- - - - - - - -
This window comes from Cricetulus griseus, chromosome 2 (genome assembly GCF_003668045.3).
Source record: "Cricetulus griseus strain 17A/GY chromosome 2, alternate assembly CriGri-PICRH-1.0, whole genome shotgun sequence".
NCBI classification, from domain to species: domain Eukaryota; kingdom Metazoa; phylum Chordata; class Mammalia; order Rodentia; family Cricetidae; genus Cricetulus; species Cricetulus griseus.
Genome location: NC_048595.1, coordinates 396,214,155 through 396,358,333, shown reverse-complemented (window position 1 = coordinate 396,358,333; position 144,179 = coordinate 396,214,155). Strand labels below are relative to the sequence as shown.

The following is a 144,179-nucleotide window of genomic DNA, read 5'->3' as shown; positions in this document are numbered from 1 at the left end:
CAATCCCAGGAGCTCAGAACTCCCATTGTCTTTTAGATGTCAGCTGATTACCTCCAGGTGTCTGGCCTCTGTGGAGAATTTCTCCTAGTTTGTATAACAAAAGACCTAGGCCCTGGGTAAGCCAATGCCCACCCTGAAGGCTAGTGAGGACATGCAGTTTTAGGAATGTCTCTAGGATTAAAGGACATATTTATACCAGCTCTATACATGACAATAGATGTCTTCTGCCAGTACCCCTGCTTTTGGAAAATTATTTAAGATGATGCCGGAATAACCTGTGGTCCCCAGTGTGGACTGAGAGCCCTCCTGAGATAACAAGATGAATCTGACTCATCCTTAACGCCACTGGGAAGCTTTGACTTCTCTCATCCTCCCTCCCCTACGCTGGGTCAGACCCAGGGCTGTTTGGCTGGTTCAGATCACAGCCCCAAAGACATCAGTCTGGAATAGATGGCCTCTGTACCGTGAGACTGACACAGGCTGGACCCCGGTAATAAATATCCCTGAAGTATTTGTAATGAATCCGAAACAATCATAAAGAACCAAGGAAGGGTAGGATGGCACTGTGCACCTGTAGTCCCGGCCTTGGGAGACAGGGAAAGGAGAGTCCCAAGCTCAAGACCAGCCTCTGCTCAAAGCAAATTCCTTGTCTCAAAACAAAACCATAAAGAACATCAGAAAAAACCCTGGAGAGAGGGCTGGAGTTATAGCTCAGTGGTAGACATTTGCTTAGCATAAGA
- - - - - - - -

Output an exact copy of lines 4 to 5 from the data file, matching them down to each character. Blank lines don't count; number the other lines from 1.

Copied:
Genome location: NC_048595.1, coordinates 396,214,155 through 396,358,333, shown reverse-complemented (window position 1 = coordinate 396,358,333; position 144,179 = coordinate 396,214,155). Strand labels below are relative to the sequence as shown.

The following is a 144,179-nucleotide window of genomic DNA, read 5'->3' as shown; positions in this document are numbered from 1 at the left end: